New indictment details Bankman-Fried's illegal campaign contributions

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U.S. prosecutors on Thursday revealed new details of how FTX founder Sam Bankman-Fried allegedly made millions of dollars of illegal campaign contributions using stolen customer money, as they hit the one-time crypto exchange executive with new fraud charges.

Federal prosecutors in New York alleged that Bankman-Fried and two unnamed co-conspirators took out loans from Alameda Research — his hedge fund — and siphoned FTX customer funds to pump money into campaigns and super PACs that supported candidates from both parties in the 2022 midterms. The charges indicate the misuse of funds for political activity contributed to the collapse of the FTX exchange last year.

Bankman-Fried improperly funneled contributions through other individuals to support dozens of Republicans as well as left-of-center Democrats whom he didn’t want associated with his personal brand, according to the indictment. Bankman-Fried and his partners used an encrypted Signal messaging channel to coordinate their efforts, which ultimately resulted in more than 300 unlawful contributions.

Bankman-Fried, along with fellow FTX exchange executives Ryan Salame and Nishad Singh, were among the most prolific political donors during the 2022 cycle. Salame and Singh have reportedly cooperated with regulators.

Amid the scrutiny of FTX since its bankruptcy and Bankman-Fried’s arrest in December, some congressional campaigns and super PACs have already set aside funds equalto the FTX team’s contributions until they receive further instruction.

FTX’s new management, which is overseeing the platform’s bankruptcy restructuring, formally requested political contractors and organizations return the funds earlier this year.

Bankman-Fried is now charged with 12 criminal counts, including securities fraud, conspiracy to commit bank fraud and conspiracy to operate an unlicensed money transmitter. Prosecutors initially charged Bankman-Fried in December on eight criminal counts. He pleaded not guilty.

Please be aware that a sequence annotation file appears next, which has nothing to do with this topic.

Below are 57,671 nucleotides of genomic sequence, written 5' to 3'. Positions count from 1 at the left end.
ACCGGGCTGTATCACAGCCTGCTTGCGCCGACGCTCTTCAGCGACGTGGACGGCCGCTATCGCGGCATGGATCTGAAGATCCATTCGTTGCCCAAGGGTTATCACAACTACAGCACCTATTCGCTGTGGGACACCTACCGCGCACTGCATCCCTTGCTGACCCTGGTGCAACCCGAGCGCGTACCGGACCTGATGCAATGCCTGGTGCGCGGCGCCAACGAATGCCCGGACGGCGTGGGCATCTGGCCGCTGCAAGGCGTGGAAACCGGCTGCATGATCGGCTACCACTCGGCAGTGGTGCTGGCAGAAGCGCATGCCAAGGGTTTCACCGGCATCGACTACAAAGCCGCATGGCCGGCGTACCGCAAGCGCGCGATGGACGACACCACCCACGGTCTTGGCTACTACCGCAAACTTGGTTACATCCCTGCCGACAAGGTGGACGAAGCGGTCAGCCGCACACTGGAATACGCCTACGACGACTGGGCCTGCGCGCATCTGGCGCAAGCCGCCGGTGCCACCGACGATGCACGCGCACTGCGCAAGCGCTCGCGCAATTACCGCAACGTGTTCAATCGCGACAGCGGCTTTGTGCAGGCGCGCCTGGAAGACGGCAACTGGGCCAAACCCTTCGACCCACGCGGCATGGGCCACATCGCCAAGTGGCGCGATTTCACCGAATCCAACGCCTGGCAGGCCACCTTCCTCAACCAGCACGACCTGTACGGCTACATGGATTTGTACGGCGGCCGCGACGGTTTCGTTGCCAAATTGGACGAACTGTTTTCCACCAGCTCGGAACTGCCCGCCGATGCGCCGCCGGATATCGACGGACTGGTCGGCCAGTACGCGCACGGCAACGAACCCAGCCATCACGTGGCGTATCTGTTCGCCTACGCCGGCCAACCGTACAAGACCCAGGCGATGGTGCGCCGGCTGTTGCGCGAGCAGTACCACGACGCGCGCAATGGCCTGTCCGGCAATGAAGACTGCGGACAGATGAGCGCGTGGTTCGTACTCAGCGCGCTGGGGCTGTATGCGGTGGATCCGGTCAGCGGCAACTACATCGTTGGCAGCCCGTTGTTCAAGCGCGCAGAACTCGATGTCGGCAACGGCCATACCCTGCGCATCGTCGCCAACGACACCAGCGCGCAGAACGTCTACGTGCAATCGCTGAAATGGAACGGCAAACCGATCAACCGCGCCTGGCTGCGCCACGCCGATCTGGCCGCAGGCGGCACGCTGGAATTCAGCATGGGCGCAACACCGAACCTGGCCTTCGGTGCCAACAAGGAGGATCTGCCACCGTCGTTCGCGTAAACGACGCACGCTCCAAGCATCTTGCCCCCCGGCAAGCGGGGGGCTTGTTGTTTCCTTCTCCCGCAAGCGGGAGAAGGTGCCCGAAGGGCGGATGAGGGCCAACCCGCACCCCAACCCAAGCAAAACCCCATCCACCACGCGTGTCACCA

A spokesperson for Bankman-Fried did not immediately respond to a request for comment Thursday.

Thursday’s indictment identifies a contribution of $107,000 to the New York State Democratic Party made shortly before the midterm elections as an example of how Bankman-Fried sought to hide the extent of his political activities. The funds, which were wired from Bankman-Fried’s bank account, were tagged as having come from an unnamed co-conspirator instead.

“As soon as I saw that, I asked that the funds be segregated,” New York State Democratic Chair Jay Jacobs said in an interview on Thursday afternoon. “We’re awaiting direction [from federal authorities] on who we return that money to.”

The new indictment provides fresh details on the efforts that Bankman-Fried allegedly undertook to evade scrutiny by regulators and investors as he built up FTX as one of the largest crypto firms in the world.

Prosecutors said Bankman-Fried required those who worked with him to use “encrypted and ephemeral messaging platforms” to prevent regulators and law enforcement from obtaining records of his actions. He directed Alameda Research CEO Caroline Ellison, who is cooperating with prosecutors, to change certain Alameda entities’ names to make venture capital investments appear as if they came from FTX, according to the indictment.

In 2020, Bankman-Fried also set up another entity called North Dimension to become a front with an unidentified California bank, prosecutors said Thursday. The account was set up under North Dimension so that it could house FTX customer deposits without Bankman-Fried’s other businesses facing scrutiny from the bank, according to the indictment. The customer funds housed in the North Dimension account, as well as others, were then allegedly used by Alameda to finance its operations, make investments and fund campaign contributions, prosecutors said.

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( With inputs from : )

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